Social media is the caldron of praise and blame. Yet, honor and shame are social concepts originating from the interaction between people. What happens when human relationships move online?
In Terri Apter’s recent book, Passing Judgment: Praise and Blame in Everyday Life, she explores this and other interesting issues (such as the place of praise and blame in romantic relationships.)
Building on her work, a recent article asks, “Why we can’t handle online criticism?” Apter
stresses that “we never really don’t care at all what people think”—even if we might pretend otherwise…“You only have to see how damaged people are when they’re subjected to repeated denigration and shame,” she says. “It’s very hard for them to live without some kind of praise.”
This is something I’m keen to ask her about: after all, if what she says is true and we can’t turn off our need to monitor what people think about us, then surely the cacophony of something like Twitter is bound to be exhausting, if not outright damaging?
“People” don’t write postsWith the built-in need to acceptance (and therefore sensitivity to praise and blame), the web creates a distorted social environment.
For Apter, it’s the hollowness of social media—rather than the volume of information it gives us—that makes it particularly risky: “The trouble is, posts aren’t actually from what we think of as ‘people.’”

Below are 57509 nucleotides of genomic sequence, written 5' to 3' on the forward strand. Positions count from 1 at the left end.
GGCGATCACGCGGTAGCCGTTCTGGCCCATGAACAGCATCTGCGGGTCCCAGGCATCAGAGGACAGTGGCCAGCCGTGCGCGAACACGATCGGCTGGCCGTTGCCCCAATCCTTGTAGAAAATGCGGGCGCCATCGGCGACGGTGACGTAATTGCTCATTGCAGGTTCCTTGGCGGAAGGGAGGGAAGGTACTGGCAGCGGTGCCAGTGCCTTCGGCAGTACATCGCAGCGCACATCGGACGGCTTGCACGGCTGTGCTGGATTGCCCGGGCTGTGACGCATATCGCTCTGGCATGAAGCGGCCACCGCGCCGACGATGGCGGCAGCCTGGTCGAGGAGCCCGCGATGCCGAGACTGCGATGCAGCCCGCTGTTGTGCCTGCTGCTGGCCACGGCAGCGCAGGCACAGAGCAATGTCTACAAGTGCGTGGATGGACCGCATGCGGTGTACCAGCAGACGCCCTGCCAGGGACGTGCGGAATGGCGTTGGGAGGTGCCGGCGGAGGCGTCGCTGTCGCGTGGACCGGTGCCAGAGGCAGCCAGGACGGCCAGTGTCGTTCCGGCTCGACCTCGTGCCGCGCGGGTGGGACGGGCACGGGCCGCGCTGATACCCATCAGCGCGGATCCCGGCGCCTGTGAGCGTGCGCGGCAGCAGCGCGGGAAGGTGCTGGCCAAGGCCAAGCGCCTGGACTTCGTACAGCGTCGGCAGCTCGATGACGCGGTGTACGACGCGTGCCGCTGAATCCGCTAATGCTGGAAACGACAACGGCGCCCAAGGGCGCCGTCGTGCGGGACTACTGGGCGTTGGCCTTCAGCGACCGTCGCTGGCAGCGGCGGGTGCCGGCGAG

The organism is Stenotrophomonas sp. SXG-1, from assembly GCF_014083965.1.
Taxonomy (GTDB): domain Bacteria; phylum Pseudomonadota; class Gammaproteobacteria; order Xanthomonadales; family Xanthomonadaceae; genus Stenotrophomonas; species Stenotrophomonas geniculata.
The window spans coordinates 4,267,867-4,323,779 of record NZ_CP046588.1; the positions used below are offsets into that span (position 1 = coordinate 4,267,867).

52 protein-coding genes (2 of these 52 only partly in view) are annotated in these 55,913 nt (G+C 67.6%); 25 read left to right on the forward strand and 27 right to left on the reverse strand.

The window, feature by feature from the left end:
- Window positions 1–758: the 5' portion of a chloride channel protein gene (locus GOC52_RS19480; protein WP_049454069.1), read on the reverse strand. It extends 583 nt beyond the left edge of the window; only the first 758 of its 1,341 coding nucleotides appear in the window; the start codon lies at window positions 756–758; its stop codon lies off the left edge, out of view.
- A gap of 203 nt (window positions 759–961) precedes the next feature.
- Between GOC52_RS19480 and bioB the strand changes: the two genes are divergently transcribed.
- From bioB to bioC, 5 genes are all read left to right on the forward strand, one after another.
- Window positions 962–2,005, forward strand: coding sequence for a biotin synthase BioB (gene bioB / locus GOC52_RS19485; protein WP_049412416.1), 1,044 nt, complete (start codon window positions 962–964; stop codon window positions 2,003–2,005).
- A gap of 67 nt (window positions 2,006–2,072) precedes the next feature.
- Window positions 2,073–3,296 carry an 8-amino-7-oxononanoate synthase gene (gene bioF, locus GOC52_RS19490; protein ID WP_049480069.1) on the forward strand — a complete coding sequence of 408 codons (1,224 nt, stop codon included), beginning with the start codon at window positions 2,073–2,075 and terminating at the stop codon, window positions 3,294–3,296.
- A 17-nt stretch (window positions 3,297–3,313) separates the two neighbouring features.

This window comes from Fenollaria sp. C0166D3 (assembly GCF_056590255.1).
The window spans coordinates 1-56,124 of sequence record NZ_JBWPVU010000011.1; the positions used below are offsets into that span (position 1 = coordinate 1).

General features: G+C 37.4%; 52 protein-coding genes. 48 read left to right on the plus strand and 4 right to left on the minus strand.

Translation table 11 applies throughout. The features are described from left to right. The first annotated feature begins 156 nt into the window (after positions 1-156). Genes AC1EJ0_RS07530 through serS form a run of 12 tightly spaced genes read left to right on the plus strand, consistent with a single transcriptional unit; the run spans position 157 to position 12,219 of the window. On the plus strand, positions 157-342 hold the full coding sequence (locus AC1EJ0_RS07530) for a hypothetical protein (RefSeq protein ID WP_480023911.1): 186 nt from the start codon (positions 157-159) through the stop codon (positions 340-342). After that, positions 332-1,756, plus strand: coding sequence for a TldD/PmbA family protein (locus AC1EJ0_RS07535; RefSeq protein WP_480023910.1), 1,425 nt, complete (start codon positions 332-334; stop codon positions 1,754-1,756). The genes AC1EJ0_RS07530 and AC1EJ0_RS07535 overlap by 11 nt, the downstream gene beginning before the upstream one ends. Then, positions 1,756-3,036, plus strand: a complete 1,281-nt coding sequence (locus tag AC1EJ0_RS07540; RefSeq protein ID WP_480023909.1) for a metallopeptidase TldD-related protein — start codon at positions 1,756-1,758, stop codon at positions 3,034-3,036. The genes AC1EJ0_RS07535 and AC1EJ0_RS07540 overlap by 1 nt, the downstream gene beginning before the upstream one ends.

That means that we’re less likely to be able to tell whether praise, or blame, that we receive online is legitimate, because we don’t know whether to trust the source.
It’s also certainly true that we’re more likely to remember the one nasty comment someone has made than potentially dozens of supportive ones….
Add to this the unreliability of social media, and you have a toxic combination. Like many people with a small public profile, I’ve had difficulty dealing with more mean-spirited criticism—particularly criticism which I think misinterprets what I’ve said, or what kind of person I am….
Again, she says, “You don’t have the face-to-face, voice-to-voice interaction. All the ways we have developed very subtle cues for monitoring other people’s judgement don’t work on social media, because it’s just a post.”
Strangely, problems arise when we think of online-people as though they are in-person-people. In a way, this makes sense given the fact humans are made for face t0 face interaction.
I suspect Apter’s observations only scratch the surface of this issue. What other implications do you see for relationships, for ministry, or any number of social problems?